I think it’s appropriate to dedicate an episode of TCC to Karen Berger, who until December 3rd of last year was the Executive Editor & Senior Vice President of DC Comic’s Vertigo imprint, when she announced she would be stepping down.
If you look Cymatics up on the interwebs you will find the following definition: Cymatics (from Greek for “wave”) is the study of visible sound and vibration, a subset of modal phenomena where typically the surface of a plate, diaphragm, or membrane is vibrated, and regions of maximum and minimum displacement are made visible in a thin coating of particles, paste, or liquid.  Different patterns emerge in the excitatory medium depending on the geometry of the plate and the driving frequency. – wikipedia.
Karl Hyde, one half of the core members that comprise the beautiful electronic group Underworld has a solo album coming out in April. The name of the record is Edgeland, and if the first track, Cut Clouds, is any indication it’s going to be a must for Underworld fans.
You can pre-order Edgeland in Underworld’s shop here:http://www.underworldlive.com/store
Now, as for the other half of Underworld, Rick Smith has also been busy writing and recording the score for Danny Boyle’s forthcoming film Trance. I’m quite the fan of Mr. Boyle’s films and his relationship with the Underworld gents has been a big part of that. Trance is to be released on March, 27th this year and stars Rosario Dawson, James McAvoy, Vincent Cassel. Here’s the trailer:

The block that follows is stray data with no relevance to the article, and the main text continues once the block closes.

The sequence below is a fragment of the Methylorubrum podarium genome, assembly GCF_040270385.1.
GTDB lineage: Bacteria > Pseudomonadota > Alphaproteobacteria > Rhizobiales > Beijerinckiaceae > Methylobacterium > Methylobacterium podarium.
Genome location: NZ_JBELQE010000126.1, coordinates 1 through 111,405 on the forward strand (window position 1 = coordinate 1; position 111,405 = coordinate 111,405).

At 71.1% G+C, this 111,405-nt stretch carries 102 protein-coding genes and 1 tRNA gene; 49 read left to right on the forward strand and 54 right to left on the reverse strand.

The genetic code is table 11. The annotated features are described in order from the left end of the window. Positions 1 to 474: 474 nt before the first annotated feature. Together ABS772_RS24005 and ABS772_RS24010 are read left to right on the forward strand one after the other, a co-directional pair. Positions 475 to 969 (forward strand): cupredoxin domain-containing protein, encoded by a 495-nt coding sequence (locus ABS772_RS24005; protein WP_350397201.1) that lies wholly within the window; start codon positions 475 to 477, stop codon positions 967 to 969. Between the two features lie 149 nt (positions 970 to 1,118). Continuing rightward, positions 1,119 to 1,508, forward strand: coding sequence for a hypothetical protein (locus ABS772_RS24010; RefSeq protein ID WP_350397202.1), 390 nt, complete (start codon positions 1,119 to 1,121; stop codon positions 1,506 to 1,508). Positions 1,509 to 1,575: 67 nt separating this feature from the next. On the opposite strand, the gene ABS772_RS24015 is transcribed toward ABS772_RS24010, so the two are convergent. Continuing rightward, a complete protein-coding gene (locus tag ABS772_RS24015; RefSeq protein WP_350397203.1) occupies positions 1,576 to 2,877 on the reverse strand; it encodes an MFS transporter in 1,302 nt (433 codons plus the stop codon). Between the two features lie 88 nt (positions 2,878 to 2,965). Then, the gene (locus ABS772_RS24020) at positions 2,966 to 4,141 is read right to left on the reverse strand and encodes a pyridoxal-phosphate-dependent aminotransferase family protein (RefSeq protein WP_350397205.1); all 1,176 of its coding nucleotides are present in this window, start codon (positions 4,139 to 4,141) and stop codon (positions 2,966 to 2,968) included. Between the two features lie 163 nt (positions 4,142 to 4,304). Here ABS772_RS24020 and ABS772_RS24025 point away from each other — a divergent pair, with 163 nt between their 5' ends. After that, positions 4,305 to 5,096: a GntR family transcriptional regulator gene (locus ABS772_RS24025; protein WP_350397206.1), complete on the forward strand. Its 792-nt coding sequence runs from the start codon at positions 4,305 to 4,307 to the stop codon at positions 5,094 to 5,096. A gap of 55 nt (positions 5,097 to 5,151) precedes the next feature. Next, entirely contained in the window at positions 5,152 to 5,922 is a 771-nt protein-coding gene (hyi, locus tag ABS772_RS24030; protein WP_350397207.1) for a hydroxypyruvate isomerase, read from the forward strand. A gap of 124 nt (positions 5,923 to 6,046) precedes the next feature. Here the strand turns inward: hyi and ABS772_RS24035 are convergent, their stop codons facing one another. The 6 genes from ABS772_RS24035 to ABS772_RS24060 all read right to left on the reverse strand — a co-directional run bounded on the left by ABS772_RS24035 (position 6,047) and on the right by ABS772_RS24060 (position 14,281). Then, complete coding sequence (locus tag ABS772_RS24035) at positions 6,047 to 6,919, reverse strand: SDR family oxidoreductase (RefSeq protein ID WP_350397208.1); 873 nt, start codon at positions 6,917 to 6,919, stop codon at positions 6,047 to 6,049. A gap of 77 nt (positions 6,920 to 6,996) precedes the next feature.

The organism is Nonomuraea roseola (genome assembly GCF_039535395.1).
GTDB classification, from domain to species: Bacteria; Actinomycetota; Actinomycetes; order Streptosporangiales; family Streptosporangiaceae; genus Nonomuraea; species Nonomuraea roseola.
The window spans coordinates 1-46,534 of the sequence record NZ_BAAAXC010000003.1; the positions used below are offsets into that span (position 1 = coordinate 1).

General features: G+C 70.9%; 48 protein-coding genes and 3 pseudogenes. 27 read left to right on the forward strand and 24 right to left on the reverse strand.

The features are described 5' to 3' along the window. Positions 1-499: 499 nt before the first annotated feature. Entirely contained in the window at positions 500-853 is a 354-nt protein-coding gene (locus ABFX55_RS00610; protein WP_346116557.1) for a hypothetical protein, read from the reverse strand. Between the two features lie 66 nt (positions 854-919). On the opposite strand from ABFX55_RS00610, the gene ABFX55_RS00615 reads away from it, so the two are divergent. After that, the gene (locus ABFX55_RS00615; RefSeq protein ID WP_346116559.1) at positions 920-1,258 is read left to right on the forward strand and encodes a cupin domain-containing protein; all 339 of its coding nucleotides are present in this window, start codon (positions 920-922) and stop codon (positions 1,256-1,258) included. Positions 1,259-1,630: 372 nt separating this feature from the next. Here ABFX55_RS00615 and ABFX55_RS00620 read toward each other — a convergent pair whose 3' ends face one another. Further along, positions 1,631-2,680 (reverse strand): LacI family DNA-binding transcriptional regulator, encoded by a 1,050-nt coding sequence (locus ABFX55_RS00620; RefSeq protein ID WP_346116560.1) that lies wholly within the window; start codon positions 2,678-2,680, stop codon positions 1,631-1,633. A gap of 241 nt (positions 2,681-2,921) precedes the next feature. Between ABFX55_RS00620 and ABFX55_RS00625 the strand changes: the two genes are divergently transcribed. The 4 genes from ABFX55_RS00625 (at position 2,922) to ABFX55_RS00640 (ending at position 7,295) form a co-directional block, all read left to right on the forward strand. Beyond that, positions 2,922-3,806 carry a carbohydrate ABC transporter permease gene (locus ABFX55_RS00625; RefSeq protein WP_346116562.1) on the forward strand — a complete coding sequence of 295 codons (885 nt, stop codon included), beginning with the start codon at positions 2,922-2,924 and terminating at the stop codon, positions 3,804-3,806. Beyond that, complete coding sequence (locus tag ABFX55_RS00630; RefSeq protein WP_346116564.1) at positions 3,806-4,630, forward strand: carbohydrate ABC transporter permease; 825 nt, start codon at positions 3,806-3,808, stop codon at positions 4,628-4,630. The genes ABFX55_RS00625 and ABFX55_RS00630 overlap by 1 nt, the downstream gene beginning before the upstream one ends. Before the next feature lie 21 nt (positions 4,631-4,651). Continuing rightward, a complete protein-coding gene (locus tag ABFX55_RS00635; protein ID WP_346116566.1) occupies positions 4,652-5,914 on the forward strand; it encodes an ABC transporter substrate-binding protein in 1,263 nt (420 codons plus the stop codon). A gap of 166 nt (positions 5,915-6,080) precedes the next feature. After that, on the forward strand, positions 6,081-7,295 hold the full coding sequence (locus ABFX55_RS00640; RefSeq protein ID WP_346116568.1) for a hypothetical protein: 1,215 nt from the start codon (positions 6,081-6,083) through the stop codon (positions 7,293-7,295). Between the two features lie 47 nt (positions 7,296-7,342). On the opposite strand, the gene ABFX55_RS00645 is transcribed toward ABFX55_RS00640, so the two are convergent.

Brandon Seifert and Lukas Ketner’s first Witch Doctor series, published by Image Comics’ Skybound imprint, was one of my favorite new series in 2012. Combining medical drama with a real grindhouse feel (think House M.D. meets Evil Dead and you’ll be in the ballpark) Dr. Vincent Morrow, Occult Physician, cuts a swathe through a gaggle of demonic entities, baby-abducting Faeries, Fish People and an otherwise odd assortment of psychic and spiritual parasites. There’s a big-picture arc going on behind the scenes as well, one that loosely ties Witch Doctor into the writings of early twentieth century horror author H.P.Lovecraft, only here it’s done in a way that uses Lovecraft’s beloved Olde Ones mythos to bolster the creators’ own original Universe, rather than just telling stories within the already established (and overpopulated) toybox Lovecraft bequeathed to us almost a century ago .